In regard to some remarks on Col. M'Kenney's report to the Secretary of War, headed 'Indian Emigration,' the writer of this note would offer what to him appears to be their meaning-They are,
First- In the spirit of true Friendship; and in accordance with his known solicitude for the happiness of the Indian race.
Second- They (the remarks) do not look to a removal except upon the sure basis of elevating the Indians in privileges and in prosperity.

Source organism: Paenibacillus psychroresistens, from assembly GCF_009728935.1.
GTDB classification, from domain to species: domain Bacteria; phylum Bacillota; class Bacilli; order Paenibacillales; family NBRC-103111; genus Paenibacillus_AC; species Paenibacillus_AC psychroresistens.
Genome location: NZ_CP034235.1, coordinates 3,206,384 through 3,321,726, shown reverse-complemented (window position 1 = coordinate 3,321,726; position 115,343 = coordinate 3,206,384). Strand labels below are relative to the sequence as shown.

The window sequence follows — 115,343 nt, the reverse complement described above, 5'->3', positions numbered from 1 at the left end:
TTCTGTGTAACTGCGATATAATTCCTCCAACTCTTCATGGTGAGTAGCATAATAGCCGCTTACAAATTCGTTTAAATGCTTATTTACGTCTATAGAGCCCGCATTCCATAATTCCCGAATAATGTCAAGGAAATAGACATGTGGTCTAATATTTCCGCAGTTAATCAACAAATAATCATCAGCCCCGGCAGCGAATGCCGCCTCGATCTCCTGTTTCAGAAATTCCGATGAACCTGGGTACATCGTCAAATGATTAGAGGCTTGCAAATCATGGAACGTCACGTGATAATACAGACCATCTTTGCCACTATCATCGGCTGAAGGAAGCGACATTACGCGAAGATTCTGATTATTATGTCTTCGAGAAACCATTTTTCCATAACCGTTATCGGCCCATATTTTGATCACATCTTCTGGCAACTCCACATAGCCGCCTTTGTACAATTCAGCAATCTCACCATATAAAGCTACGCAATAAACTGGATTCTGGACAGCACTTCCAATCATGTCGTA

On the first proposition it is only necessary to refer to his expressions of friendship for the Cherokees, as contained in the report copied in the Phoenix. Nothing can be more kind; and I am sure there are none who will doubt their sincerity. But Col. M'Kenney wrote amidst fears, lest the very improvements and plan of Government adopted by the Cherokees should prove their more sudden overthrow! He knew well the feelings of the states whose jurisdictions take hold of the Cherokee lands; he knew well how active the spirit was, and yet is, for the acquisition of those lands, and above all how fearful the question of states rights, and jurisdiction, were becoming, nay had become, and that out of all this, (as is the way of the world,) if not by a sudden blow yet by slow process, such as extending the laws of those states, (of which it is believed there are five,) over the Cherokees of whom he says in his report, 'They deserve to be respected and helped,' would waste away and be no more a people! It was to avoid this sad result, and the past gives awful promonitions! [sic]) that Col. McKenney appears to have spoken in his report, as with the voice of warning- and he pointed to a place of refuge, and to this means of preservation. It was to a country and a well furnished home, which were to be first chosen, and then secured in the future, against the dreadful consequences of the past! I enclose a copy of his reports-in which you will see more fully his object, as explained in his talk to the Chickasaws. There is no unkindness in all this towards the Indians.